Sheriff's Office to raise donations for K-9 unit



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The outside environment of the Monroe County Sheriff Office, Indiana, on Tuseday afternoon. Shiqi Zhang Buy Photos

The Monroe County Sheriff’s Office next officer might have fur.

The office is seeking donations to assist in the funding of a new K-9 unit.

The renewed interest in a K-9 unit stems from a recent increase in reports regarding illegal narcotics and missing persons, Capt. Ryan Davis said. The dog would be trained to detect illegal narcotics, apprehend fleeing suspects and locate missing persons.

Interstate 69, in particular, brings an increase in reports regarding illegal narcotics, Davis said. The Monroe County Sheriff’s Office has seen a recent increase in seizures of illegal narcotics since section 4 of Interstate 69 opened up.

Because section 4 ends at the southern end of Monroe County, Davis said, the Monroe County Sheriff’s Office is concerned, not only about an increase in illegal narcotics traveling through Monroe County, but also an increase in illegal narcotics ending up in Monroe County.

“So we’re hoping with the interdiction schools that the majority of our patrol officers have been to, that they’ll be able to patrol the interstate and the surrounding interchanges and be able to recognize those signs of possible trafficking,” he said.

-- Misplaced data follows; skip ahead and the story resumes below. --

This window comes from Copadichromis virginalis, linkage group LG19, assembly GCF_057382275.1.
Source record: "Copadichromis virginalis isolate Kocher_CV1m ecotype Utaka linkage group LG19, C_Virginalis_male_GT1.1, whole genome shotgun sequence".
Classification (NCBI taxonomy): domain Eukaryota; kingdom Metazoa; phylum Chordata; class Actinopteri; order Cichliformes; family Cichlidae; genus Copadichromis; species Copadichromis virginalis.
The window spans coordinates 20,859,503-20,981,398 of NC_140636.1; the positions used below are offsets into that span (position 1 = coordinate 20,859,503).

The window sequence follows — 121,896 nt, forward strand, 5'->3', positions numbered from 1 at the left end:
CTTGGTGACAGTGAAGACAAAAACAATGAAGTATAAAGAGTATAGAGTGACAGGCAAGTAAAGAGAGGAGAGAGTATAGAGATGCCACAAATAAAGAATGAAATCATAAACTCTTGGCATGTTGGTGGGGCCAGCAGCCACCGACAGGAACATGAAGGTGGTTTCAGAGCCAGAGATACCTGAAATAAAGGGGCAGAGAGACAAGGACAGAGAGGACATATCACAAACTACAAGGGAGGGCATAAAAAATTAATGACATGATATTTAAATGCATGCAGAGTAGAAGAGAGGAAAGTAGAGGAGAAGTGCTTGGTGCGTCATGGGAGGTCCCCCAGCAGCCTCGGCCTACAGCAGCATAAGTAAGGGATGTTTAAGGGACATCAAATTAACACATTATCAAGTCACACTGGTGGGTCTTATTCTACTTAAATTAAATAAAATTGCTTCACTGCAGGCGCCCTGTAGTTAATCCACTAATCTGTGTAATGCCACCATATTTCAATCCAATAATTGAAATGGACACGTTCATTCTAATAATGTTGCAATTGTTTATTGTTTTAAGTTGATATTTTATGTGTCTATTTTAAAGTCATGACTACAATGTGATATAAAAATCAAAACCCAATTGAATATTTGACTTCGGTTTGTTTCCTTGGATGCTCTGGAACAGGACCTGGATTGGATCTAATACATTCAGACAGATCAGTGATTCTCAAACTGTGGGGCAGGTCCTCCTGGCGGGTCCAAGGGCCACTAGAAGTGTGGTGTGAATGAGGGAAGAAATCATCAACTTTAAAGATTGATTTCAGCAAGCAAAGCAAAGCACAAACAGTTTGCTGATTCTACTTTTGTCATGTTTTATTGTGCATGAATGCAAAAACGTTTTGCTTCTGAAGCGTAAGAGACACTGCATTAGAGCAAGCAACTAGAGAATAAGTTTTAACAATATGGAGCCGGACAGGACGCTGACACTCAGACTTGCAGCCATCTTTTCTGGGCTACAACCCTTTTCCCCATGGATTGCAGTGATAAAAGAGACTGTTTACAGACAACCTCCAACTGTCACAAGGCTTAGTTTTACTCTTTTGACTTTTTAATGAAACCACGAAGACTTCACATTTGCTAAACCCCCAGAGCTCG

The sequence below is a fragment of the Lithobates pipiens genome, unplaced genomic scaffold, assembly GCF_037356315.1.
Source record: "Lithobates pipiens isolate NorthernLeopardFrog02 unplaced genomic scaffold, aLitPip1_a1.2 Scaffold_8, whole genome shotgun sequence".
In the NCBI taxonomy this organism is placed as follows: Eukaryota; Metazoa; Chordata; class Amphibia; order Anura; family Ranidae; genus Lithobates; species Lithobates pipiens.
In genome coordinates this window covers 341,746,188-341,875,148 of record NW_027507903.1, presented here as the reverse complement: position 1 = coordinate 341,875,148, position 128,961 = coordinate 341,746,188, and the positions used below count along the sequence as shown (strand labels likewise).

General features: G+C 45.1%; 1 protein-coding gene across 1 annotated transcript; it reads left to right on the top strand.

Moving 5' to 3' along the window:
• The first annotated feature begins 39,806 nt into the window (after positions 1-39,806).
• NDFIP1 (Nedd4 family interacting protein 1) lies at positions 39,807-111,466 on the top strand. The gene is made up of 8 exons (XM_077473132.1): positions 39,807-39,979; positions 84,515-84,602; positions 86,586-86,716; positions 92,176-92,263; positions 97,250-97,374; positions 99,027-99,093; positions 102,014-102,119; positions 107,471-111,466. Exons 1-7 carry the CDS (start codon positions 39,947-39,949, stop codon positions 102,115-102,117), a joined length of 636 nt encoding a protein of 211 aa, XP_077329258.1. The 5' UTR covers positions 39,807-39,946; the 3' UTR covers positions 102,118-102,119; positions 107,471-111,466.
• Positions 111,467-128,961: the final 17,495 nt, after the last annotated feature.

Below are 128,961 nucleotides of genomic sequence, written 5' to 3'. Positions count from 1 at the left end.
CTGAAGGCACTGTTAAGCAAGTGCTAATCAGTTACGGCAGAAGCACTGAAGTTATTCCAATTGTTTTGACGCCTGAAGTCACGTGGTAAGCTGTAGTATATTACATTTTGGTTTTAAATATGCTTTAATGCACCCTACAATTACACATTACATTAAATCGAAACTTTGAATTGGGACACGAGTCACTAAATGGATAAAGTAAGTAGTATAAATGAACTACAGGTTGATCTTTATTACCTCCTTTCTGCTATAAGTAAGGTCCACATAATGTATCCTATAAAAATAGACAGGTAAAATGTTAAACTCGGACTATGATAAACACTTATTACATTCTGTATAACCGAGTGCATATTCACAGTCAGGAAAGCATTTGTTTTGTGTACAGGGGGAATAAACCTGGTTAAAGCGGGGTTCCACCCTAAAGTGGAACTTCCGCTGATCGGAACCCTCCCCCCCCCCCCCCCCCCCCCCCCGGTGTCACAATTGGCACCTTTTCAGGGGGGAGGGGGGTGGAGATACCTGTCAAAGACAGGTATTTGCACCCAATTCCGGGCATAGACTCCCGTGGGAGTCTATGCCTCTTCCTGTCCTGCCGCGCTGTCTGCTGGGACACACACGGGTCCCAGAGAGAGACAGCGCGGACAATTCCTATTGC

The Monroe County Sheriff’s Office hasn’t had a K-9 unit since 1996, Davis said. The unit was composed of Kilo, a German Sheppard, and handler Gary Johnson. Kilo was a multiple-use K-9, trained to detect illegal narcotics, apprehend fleeing suspects and track missing persons.

The IU Police Department and the Bloomington Police Department each have their own K-9 unit. Davis said the Monroe County Sheriff’s Office particularly relies on the use of the Bloomington Police Department’s K-9 unit.

“The Bloomington Police Department does an excellent job of helping us when they can, but there are also situations where their canine is unavailable or their call volume at that particular time doesn’t permit them to enter into our jurisdiction and assist us,” he said. “So we’re very reliant on the assistance of others, and we’re trying to combat that so we have more control.”

The total estimated cost of the K-9 unit will be $18,000, including $10,000 for the dog and its training, $5,000 for necessary equipment and $3,000 for a kennel. Recurring costs — including food, medication, vaccinations and veterinary care — will also effect the Monroe County Sheriff’s Office annual budget.

The handler will be selected from the current officers, Davis said. The handler must have a minimum of three years of full-time law 
enforcement experience and take an annual physical ability test.

“So they’re required to maintain a certain level of physical fitness, obviously,” he said. “K-9s are very active.”

The breeder will train the K-9, so when the Monroe County Sheriff’s Office purchases the dog, the K-9 will already be trained, Davis said. The dog and its handler will then attend a K-9 handler academy — organized by the Indianapolis Metropolitan Police Department — which will train the handler how to properly work with the dog.

“Our intention is to utilize the same breeder and also attend the same handler academy (as the Bloomington Police Department),” he said. “That way our agency’s K-9 unit and the City of Bloomington’s K-9 unit can train together with the same practices and standards, which will benefit the community as a whole a lot better than different styles of training would.”

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